How to sideload new updates on your Pixel phone if you don’t like waiting

Even though Pixels get updates first, sometimes users still have to wait; for the impatient, sideloading is an option

One of the promises of the Google Pixel line of smartphones is fast, frequent updates. For the most part, this holds true: Pixels get monthly security updates, are the first to get most major Android updates and often get new Android features first.

However, when updates don’t come, it can be a frustrating experience. If you’ve ever spent time tapping the ‘Check for Updates’ button on your Pixel, you know what I mean. Some Pixel users may have experienced this more than others, especially lately, with the Pixel 4 missing out on or having delayed updates. For example, the Pixel 4 review unit I had didn’t get either the November or December update.

For the most impatient Pixel owners among us, there is another way: sideloading updates. It’s not particularly hard to do and can actually be faster than waiting for the automatic over-the-air (OTA) update to hit your phone.

Although some may argue that they shouldn’t have to manually sideload updates on their phone, that’s a debate for another time. This is about how to get it done so you have the latest software and can move on with your life.

Make sure you’ve got ADB, the latest update file and some computer know-how

To start, you’ll need the Android Platform Tools, which give you access to things like Android Debug Bridge (ADB), which you’ll need for sideloading updates to your phone. If you’ve already got that on your computer, great! You’re ready to go.

Otherwise, check out Part 1 of MobileSyrup’s guide for flashing the Android Q Beta. While the rest of the guide isn’t entirely relevant to what we’re doing here, Part 1 does detail how to install the Android Platform Tools on your computer so you can use ADB.

The other thing you’ll need is the latest OTA file from Google. Thankfully, Google uploads them to the Android Developers website. All you have to do is find your Pixel device and the relevant OTA file to download. Make sure you don’t go to the factory image page, as those won’t work for what you’re trying to do.

OTA files are usually about 1-2GB in size, so it may take a few minutes to download. Once downloaded, move the zip file into the folder with the Platform Tools. You may want to rename it to something easier to type, such as january-update.zip.

Prepping your Pixel

Now that you’ve got everything ready to go on your computer, grab your Pixel as you’ll need to do a few setup things on it as well. First up, you’ll want to enable Developer options if you haven’t already. To do that, go to Settings > About phone > tap on Build number about 10 times. After the final tap, your Pixel will ask you to authenticate yourself if you have a screen lock, then will tell you that you’re a developer.

Once Developer options is enabled, you’ll be able to access it from the System menu in Settings under the ‘Advanced’ tab. Open it and enable USB Debugging, which will allow you to use your computer to communicate with your Pixel through ADB.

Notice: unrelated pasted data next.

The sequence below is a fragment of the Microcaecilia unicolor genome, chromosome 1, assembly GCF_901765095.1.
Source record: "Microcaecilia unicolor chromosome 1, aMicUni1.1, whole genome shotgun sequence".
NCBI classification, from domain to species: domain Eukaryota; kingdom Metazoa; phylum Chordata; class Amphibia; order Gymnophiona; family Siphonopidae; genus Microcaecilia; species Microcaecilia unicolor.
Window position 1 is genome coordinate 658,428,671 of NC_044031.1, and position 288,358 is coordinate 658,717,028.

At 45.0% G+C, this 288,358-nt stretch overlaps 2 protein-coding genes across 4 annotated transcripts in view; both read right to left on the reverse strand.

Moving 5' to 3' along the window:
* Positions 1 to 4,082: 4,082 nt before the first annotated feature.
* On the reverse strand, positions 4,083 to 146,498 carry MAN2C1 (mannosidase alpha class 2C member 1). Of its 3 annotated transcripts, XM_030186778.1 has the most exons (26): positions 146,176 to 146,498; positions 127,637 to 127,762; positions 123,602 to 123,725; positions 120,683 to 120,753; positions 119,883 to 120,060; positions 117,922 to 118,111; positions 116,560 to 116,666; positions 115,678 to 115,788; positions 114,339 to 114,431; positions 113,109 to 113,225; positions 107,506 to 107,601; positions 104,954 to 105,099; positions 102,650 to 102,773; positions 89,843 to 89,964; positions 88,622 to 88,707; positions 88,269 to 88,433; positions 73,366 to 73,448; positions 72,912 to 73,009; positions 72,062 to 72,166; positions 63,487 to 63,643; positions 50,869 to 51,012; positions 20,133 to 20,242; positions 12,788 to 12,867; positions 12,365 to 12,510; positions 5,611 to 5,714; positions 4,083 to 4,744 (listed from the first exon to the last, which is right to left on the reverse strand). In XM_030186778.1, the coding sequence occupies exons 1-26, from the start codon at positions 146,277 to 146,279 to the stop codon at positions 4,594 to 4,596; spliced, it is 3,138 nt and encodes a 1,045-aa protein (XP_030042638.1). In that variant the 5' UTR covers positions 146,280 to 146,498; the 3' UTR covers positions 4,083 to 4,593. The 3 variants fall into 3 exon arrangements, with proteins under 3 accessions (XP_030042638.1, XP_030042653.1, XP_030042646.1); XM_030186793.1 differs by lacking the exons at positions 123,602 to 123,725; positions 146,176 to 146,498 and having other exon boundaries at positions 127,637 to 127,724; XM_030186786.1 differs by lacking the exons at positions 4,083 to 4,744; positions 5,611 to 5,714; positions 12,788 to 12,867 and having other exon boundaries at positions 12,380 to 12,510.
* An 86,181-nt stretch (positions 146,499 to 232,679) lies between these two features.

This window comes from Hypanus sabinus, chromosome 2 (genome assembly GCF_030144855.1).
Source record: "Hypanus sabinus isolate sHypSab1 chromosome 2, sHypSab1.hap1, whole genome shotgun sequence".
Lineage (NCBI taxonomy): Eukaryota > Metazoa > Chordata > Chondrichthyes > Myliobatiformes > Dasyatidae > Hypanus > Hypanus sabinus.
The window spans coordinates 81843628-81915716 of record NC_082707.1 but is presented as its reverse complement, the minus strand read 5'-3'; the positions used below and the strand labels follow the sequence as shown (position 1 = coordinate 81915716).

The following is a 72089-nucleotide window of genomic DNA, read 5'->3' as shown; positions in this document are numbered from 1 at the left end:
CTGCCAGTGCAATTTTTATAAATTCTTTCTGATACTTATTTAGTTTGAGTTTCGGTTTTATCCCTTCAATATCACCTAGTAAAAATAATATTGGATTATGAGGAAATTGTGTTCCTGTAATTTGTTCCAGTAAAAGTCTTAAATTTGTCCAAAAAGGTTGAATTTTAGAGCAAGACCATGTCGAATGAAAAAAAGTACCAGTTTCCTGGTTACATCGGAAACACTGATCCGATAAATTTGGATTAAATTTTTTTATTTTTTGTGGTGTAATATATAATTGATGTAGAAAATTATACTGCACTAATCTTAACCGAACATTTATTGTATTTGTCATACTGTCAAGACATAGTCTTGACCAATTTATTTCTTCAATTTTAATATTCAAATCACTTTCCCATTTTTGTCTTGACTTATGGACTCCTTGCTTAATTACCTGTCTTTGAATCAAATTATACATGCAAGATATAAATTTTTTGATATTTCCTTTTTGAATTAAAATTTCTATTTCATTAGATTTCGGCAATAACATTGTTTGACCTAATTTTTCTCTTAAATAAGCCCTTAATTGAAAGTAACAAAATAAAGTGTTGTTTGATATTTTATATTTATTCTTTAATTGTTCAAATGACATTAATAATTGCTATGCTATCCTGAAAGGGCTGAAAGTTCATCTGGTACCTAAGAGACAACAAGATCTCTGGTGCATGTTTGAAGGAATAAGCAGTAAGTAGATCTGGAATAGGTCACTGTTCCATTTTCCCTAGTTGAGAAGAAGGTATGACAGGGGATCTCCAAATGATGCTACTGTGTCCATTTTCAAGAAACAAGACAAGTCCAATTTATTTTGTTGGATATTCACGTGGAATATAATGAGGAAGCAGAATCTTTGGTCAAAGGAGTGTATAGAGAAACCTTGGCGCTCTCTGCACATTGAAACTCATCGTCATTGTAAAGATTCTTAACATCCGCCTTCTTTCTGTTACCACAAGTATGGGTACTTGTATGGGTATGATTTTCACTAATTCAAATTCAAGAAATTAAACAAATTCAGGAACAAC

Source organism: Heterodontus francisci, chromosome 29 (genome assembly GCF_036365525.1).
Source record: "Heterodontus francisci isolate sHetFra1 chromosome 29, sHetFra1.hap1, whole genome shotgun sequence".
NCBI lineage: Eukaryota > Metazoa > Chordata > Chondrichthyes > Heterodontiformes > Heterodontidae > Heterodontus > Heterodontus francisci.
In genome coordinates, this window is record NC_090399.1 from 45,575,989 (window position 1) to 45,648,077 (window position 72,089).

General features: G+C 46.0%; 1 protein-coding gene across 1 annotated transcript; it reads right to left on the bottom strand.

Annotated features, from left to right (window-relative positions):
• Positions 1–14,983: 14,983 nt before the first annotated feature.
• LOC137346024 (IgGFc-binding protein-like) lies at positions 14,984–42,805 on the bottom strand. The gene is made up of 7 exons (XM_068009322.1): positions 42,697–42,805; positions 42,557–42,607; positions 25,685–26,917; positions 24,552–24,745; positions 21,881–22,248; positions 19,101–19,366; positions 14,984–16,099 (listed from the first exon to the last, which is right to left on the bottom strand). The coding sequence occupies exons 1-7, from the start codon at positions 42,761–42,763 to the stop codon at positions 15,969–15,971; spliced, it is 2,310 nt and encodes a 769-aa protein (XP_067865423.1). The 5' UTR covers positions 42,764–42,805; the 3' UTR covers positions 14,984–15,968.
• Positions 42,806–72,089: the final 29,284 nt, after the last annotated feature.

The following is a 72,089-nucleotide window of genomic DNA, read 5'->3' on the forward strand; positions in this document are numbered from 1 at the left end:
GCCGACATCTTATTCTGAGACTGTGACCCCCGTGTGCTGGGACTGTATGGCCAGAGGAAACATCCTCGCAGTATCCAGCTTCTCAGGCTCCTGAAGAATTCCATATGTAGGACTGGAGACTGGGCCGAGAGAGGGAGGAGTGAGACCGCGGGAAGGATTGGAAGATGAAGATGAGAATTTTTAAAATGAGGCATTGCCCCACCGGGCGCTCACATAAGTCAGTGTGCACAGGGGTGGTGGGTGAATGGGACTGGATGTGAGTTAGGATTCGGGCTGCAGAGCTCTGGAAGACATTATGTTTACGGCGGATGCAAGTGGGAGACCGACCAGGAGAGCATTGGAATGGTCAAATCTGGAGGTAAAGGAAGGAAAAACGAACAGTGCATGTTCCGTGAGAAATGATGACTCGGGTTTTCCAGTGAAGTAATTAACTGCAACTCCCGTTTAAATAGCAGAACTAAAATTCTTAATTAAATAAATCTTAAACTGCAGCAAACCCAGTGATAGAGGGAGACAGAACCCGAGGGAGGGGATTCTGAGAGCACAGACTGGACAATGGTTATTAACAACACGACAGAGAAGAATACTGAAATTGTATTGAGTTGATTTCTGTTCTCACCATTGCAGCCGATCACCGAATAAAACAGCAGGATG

Then, plug your Pixel into your computer. You should get a prompt on your phone to allow USB debugging with that computer. Tap allow. Then open a Command Prompt or PowerShell window in the Platform Tools folder (Hold Shift and right-click on Platform Tools, then select ‘Open PowerShell/Command Prompt window here.’ For Mac users, right-click on the Platform Tools folder and click ‘New Terminal at Folder.’

Sideloading the update

Now you’re ready to sideload the update. Below are the commands you’ll need to enter in order to sideload the update. The commands are the same on both Mac and Windows, save that Mac users must type ‘./’ before the command, i.e. ‘./ adb [command].’ Also, for Windows users, if you get ADB error messages, you may need to set up PATH for ADB to work (instructions for that are available in Part 1 of the Android Q Beta how-to).

  • Check your Pixel is connected
    • Type ‘adb devices’ (this will show connected devices, you should have one Android device in the list)
  • Enter Recovery mode
    • Type ‘adb reboot recovery’
    • Your Pixel should now show a screen with an Android robot that says ‘No command.’ You’ll need to first press and hold the phone’s power button then press the volume up button after. The screen should switch to a list of options.
    • Use the volume keys to scroll down to ‘Apply update from ADB.’ Press the power button to select it. The Pixel will display a screen that asks you to send the update package to the device.
  • Sideload the update
    • Type ‘adb sideload [name of the file]’
    • If you changed the file to january-update.zip, it’ll look like ‘adb sideload january-update.zip’
    • Your Command Prompt or Terminal window will show the status of sending the update, and eventually cycle through the process of installing the update. Just be patient and let this happen.
    • If it finished properly, you’ll get a message saying ‘Install from ADB completed with status 0’
  • Finally, use the volume keys and the power button to select ‘Reboot system now’

That’s really all there is to it. With future updates, you’ll only need to download the new OTA file and use the commands to push it to your phone, making it a bit easier. In my case, after sideloading the December update, I got the January update almost immediately via the Update menu on my Pixel when it became available. In other words, sideloading an update may put things back on track if you’ve missed a few updates.